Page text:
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How to avoid cavities on Halloween?

We are only a few days away from Halloween, and if you are a parent – or just a candy-lover! – you are probably already worried about the effect all those candy will have on your children. After all, is there a way to avoid cavities on Halloween?

For sure! There are small tips that you can use to prevent cavities while the big bag of sugary treats is not finished.

  1. Time it right

You’ll want to eat candy when your saliva production is high, and this is right after proper meals. The saliva helps cancel out acid produced by bacteria in your mouth and rinse away food particles.

  1. Don’t use candy as a snack!

Snacking candy throughout the day will keep your mouth acid, facilitating cavities appearance.

  1. Choose your candy wisely

Avoid hard candy and other sweets that stay in your mouth for a long time. Candies that stay in the mouth for a long period of time subject teeth to an increased risk for tooth decay.

  1. Drink more water

The water, as well as saliva, helps preventing cavities, since it partly washes away the sugar, avoiding it to be present in your mouth for long periods. If you choose bottled water, look for kinds that are fluoridated.

  1. Stay away from sugary beverages

Don’t wash sugar with more sugar! When teeth come in frequent contact with beverages that contain sugar, the risk of tooth decay is increased.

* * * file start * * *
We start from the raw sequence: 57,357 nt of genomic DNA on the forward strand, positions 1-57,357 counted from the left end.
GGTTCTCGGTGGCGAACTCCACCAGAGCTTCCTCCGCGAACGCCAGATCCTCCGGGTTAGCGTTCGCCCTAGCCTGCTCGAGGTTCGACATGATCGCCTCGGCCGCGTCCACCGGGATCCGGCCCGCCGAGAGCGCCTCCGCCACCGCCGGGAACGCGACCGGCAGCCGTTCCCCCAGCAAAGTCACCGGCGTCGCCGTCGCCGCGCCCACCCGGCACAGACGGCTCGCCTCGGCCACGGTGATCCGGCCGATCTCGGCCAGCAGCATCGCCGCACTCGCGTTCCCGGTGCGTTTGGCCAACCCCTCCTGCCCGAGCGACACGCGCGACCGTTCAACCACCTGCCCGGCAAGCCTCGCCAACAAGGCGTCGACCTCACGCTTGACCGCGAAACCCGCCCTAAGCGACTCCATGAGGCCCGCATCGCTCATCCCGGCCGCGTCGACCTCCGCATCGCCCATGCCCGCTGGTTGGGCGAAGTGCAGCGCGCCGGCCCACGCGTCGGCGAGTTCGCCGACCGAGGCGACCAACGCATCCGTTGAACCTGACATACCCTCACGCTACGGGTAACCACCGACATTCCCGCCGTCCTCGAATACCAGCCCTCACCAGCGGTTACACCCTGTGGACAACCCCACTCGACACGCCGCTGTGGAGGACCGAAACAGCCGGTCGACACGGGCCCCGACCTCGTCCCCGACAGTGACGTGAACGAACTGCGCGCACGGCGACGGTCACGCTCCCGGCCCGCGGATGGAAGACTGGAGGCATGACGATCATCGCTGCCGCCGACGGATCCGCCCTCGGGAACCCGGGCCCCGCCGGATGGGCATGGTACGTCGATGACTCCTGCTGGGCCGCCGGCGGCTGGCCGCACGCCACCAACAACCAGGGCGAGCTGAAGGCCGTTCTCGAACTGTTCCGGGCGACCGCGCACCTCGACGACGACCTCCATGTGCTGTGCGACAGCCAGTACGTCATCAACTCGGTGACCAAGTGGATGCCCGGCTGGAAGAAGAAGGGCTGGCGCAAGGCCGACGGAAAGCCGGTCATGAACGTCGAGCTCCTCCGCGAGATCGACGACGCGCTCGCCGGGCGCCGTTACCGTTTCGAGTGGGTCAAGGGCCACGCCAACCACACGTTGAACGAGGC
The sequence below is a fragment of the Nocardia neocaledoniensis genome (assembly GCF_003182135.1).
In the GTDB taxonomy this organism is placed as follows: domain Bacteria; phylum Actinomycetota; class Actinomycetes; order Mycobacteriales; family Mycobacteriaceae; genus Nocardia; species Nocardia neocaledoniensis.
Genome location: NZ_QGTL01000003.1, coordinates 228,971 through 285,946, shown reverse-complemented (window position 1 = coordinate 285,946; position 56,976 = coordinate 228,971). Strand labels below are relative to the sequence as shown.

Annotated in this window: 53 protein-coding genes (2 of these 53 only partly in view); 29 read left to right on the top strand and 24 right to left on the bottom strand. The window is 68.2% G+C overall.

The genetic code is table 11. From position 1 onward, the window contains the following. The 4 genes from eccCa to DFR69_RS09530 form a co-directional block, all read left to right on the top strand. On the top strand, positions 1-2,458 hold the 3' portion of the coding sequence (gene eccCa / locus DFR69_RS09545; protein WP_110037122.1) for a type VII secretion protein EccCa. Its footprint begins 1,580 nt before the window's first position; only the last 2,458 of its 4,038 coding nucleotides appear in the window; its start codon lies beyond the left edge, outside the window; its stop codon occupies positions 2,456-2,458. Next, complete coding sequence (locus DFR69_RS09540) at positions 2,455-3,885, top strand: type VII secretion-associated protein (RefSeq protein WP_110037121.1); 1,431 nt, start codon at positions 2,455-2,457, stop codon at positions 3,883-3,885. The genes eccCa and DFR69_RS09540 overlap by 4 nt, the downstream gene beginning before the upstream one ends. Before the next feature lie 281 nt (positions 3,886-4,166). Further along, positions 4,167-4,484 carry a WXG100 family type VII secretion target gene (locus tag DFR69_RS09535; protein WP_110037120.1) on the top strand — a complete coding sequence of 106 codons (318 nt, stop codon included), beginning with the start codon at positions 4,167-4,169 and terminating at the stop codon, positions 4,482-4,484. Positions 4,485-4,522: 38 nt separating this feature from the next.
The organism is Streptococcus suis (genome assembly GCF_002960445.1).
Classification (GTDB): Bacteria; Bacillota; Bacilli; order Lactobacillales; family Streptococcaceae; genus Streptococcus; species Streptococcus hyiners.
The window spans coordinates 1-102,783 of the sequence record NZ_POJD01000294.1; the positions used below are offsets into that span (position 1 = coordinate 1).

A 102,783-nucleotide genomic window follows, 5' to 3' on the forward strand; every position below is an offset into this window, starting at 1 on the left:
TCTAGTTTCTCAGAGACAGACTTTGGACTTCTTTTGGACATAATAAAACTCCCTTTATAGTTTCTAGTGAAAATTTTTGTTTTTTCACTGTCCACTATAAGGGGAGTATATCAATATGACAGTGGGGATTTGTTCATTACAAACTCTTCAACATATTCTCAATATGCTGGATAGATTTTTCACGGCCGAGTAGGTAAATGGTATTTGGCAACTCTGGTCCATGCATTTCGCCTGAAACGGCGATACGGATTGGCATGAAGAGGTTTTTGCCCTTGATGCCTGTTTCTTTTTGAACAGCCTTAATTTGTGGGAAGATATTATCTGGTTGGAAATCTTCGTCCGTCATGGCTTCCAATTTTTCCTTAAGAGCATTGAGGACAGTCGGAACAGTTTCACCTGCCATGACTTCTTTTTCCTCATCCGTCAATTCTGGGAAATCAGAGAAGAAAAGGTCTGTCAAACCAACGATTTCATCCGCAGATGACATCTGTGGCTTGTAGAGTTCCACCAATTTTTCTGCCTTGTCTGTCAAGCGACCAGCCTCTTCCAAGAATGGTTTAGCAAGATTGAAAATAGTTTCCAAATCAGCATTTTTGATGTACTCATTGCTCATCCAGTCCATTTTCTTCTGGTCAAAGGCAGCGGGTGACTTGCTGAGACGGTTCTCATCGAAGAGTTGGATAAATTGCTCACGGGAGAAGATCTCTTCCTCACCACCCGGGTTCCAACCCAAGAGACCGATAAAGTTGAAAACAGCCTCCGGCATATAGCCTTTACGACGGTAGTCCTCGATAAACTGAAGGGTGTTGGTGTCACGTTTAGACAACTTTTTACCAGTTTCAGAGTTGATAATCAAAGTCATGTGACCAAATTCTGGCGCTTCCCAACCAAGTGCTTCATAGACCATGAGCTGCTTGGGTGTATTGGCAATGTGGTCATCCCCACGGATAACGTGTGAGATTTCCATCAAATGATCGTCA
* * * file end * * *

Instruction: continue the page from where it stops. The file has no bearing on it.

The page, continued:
1. Chew sugarless gum

Chewing sugarless gum for 20 minutes after meals helps reduce tooth decay, because increased saliva flow helps wash out food and neutralize the acid produced by bacteria.

  1. Back to the basics

Brush your teeth at least twice a day and floss, making sure there’s nothing between them. The way you treat your teeth on a daily basis will also influence your response to lots of sugar.

After this sweet time of the year, you might also want to visit your hygienist for a deeper cleaning. Find more about our cleaning treatments clicking here. You can also call us (604.496.7676) or come visit us on 102 – 13737 96th avenue, Surrey, BC.

This post was based on this article from mouthhealthy.org.

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